Lubbock Christian University mourns death of faculty member, president’s mother Elaine Perrin
Lubbock Christian University in Texas mourns the death of Elaine Perrin, mother of President Tim Perrin and a longtime faculty member:
Elaine Wythe Perrin and her husband Lester came to Lubbock Christian College in 1960. Living across the street from the campus, raising their five strong children here, the Perrin character of faith and determination and dedication is woven deeply into the place.
Elaine was a librarian and a teacher of literature and composition. Her students quickly saw that she was intense about their learning and focused on their development. She told the truth with a smile, and because of that she was one of the professors that alumni seek out when they return to campus. Her opposition to pretention of any kind is imbedded in the LCU spirit. “Keep it real” was something Elaine lived.
Read the full tribute by Emily Young Lemley and an obituary by the Lubbock Avalanche-Journal.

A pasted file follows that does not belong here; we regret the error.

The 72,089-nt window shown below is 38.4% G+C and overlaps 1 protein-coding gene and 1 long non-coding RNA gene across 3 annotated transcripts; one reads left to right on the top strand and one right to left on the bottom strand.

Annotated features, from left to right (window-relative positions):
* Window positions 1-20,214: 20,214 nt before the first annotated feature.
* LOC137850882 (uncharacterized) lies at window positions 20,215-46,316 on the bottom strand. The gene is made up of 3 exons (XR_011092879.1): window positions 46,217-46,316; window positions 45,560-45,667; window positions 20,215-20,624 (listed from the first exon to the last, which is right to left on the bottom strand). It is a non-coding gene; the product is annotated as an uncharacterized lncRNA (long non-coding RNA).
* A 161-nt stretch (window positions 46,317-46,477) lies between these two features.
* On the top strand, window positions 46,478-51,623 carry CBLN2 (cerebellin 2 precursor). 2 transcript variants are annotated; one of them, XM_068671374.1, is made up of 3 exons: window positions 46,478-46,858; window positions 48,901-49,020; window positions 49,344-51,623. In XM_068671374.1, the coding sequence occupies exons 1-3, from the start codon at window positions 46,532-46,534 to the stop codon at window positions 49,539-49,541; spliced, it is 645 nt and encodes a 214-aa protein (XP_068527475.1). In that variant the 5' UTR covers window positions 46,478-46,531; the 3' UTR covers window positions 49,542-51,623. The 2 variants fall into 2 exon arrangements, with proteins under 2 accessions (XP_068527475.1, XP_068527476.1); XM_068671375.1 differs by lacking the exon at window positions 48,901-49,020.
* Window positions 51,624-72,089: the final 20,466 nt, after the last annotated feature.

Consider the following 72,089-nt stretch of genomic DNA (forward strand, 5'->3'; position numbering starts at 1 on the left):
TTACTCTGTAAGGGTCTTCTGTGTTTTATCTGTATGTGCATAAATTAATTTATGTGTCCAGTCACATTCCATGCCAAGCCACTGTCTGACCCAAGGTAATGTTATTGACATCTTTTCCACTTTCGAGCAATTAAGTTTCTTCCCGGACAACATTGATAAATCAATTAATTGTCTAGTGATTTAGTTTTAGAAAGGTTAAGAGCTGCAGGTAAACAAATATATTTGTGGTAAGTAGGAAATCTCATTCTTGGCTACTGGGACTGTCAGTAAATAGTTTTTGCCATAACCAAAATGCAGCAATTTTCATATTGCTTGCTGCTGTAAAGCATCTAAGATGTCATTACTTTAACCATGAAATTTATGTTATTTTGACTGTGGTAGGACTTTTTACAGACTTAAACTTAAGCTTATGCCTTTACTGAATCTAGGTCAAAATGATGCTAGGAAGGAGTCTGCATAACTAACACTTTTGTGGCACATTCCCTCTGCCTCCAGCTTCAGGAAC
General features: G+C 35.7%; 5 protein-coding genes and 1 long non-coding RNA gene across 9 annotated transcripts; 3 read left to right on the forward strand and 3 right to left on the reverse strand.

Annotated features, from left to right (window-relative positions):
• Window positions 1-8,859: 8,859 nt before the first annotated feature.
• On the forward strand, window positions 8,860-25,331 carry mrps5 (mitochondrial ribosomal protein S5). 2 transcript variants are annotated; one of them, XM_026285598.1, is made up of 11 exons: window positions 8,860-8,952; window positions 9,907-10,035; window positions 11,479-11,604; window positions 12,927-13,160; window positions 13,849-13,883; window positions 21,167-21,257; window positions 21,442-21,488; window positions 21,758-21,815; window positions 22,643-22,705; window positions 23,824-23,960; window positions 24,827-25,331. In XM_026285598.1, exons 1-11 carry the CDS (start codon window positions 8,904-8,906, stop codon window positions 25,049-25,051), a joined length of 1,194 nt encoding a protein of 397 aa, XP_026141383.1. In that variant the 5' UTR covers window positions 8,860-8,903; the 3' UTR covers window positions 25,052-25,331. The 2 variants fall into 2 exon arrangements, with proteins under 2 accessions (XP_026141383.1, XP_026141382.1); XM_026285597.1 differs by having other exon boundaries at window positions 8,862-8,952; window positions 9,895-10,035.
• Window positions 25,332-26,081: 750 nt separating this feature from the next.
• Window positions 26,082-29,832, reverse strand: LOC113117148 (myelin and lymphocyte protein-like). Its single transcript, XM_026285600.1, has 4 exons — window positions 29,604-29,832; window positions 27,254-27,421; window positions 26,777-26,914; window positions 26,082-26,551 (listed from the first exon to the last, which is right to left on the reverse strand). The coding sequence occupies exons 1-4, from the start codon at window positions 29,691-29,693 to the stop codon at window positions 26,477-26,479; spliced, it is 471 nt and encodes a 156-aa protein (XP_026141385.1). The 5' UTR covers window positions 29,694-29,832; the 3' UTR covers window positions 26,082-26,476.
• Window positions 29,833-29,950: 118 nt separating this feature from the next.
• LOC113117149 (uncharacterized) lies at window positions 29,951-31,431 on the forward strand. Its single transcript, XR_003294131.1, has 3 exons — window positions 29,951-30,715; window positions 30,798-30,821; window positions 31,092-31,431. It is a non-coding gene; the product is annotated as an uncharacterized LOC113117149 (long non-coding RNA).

Tim Perrin reflected on his parents in an interview with The Christian Chronicle earlier this year. His mother was 83 at the time of that interview in February.
FeedbackMrs. Perrin was my English Literature professor at Lubbock Christian in the early 90’s. She made such an impression on me. She gave me great encouragement in my dreams of teaching and writing, was always there to lend support and love. She was a woman of God, such a presence in my life and will always, always be in my heart.DebbieAugust, 17 2012I’m reposting a shortened version of what I posted on facebook after I heard of Mrs. Perrin’s passing:
I grieve for the loss of Elaine Perrin. I rejoice that she was blessed to pass quietly in her sleep to be with her Lord and Savior as well as her loving husband.
Of all the influences I had in my life, Mrs. Perrin, as I always think of her, was the greatest mentor I had in my role as a teacher, particularly a university professor, a mentor to students, and a thoughtful reader of books. She was the one who said, “you should go back to school and get your graduate degree and come back to teach at LCU,” so I did.
She continued caring about me when I was no longer her student–I think she thought of all former students as her continuing students–asking me what I was reading. In one of the last conversations I had with her, she was asking me about the Native American literature I was teaching. I always respected her opinion.
I don’t know if I ever told her enough how important she has been to me. I hope she knows.
–Ronna PrivettRonna PrivettAugust, 23 2012